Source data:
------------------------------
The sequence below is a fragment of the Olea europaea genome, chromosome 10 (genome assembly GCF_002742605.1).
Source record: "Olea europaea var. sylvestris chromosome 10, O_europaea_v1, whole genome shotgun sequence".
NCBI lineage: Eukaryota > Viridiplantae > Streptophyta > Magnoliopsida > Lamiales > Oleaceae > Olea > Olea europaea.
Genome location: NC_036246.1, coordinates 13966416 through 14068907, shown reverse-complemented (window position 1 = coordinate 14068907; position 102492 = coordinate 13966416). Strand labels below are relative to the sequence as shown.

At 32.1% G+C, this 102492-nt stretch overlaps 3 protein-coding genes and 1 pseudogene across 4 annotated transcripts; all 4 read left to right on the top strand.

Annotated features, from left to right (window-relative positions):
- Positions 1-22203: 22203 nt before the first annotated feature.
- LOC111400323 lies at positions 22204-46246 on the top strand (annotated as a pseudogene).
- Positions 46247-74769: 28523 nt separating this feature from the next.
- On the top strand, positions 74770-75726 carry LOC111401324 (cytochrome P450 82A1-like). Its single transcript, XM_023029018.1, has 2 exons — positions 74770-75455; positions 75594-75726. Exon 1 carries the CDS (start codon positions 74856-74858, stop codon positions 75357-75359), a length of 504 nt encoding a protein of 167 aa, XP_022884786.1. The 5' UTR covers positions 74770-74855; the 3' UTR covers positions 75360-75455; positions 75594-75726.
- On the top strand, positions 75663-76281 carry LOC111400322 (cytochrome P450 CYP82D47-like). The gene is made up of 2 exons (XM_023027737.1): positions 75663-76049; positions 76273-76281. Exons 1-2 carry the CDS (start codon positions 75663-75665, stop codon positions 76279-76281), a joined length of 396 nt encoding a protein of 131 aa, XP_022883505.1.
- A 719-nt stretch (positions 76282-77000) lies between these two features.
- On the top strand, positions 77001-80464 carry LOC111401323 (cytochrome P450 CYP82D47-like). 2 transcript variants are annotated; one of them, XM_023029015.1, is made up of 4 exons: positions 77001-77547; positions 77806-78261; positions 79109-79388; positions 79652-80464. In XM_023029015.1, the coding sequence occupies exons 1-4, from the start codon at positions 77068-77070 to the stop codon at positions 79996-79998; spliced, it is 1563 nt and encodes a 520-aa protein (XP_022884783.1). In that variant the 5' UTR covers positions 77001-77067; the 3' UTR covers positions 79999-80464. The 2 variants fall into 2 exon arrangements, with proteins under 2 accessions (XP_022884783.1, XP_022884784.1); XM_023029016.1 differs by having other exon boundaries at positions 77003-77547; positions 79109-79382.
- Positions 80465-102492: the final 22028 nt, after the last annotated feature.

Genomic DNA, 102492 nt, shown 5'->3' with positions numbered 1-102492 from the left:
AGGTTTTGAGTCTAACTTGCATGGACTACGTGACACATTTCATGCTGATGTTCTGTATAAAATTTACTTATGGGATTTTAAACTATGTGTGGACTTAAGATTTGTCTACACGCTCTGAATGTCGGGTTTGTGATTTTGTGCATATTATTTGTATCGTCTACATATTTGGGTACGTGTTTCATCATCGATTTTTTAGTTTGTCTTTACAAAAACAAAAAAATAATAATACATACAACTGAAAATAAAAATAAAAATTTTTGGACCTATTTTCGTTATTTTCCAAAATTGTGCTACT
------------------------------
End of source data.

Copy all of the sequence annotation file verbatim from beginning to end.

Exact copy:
The sequence below is a fragment of the Olea europaea genome, chromosome 10 (genome assembly GCF_002742605.1).
Source record: "Olea europaea var. sylvestris chromosome 10, O_europaea_v1, whole genome shotgun sequence".
NCBI lineage: Eukaryota > Viridiplantae > Streptophyta > Magnoliopsida > Lamiales > Oleaceae > Olea > Olea europaea.
Genome location: NC_036246.1, coordinates 13966416 through 14068907, shown reverse-complemented (window position 1 = coordinate 14068907; position 102492 = coordinate 13966416). Strand labels below are relative to the sequence as shown.

At 32.1% G+C, this 102492-nt stretch overlaps 3 protein-coding genes and 1 pseudogene across 4 annotated transcripts; all 4 read left to right on the top strand.

Annotated features, from left to right (window-relative positions):
- Positions 1-22203: 22203 nt before the first annotated feature.
- LOC111400323 lies at positions 22204-46246 on the top strand (annotated as a pseudogene).
- Positions 46247-74769: 28523 nt separating this feature from the next.
- On the top strand, positions 74770-75726 carry LOC111401324 (cytochrome P450 82A1-like). Its single transcript, XM_023029018.1, has 2 exons — positions 74770-75455; positions 75594-75726. Exon 1 carries the CDS (start codon positions 74856-74858, stop codon positions 75357-75359), a length of 504 nt encoding a protein of 167 aa, XP_022884786.1. The 5' UTR covers positions 74770-74855; the 3' UTR covers positions 75360-75455; positions 75594-75726.
- On the top strand, positions 75663-76281 carry LOC111400322 (cytochrome P450 CYP82D47-like). The gene is made up of 2 exons (XM_023027737.1): positions 75663-76049; positions 76273-76281. Exons 1-2 carry the CDS (start codon positions 75663-75665, stop codon positions 76279-76281), a joined length of 396 nt encoding a protein of 131 aa, XP_022883505.1.
- A 719-nt stretch (positions 76282-77000) lies between these two features.
- On the top strand, positions 77001-80464 carry LOC111401323 (cytochrome P450 CYP82D47-like). 2 transcript variants are annotated; one of them, XM_023029015.1, is made up of 4 exons: positions 77001-77547; positions 77806-78261; positions 79109-79388; positions 79652-80464. In XM_023029015.1, the coding sequence occupies exons 1-4, from the start codon at positions 77068-77070 to the stop codon at positions 79996-79998; spliced, it is 1563 nt and encodes a 520-aa protein (XP_022884783.1). In that variant the 5' UTR covers positions 77001-77067; the 3' UTR covers positions 79999-80464. The 2 variants fall into 2 exon arrangements, with proteins under 2 accessions (XP_022884783.1, XP_022884784.1); XM_023029016.1 differs by having other exon boundaries at positions 77003-77547; positions 79109-79382.
- Positions 80465-102492: the final 22028 nt, after the last annotated feature.

Genomic DNA, 102492 nt, shown 5'->3' with positions numbered 1-102492 from the left:
AGGTTTTGAGTCTAACTTGCATGGACTACGTGACACATTTCATGCTGATGTTCTGTATAAAATTTACTTATGGGATTTTAAACTATGTGTGGACTTAAGATTTGTCTACACGCTCTGAATGTCGGGTTTGTGATTTTGTGCATATTATTTGTATCGTCTACATATTTGGGTACGTGTTTCATCATCGATTTTTTAGTTTGTCTTTACAAAAACAAAAAAATAATAATACATACAACTGAAAATAAAAATAAAAATTTTTGGACCTATTTTCGTTATTTTCCAAAATTGTGCTACT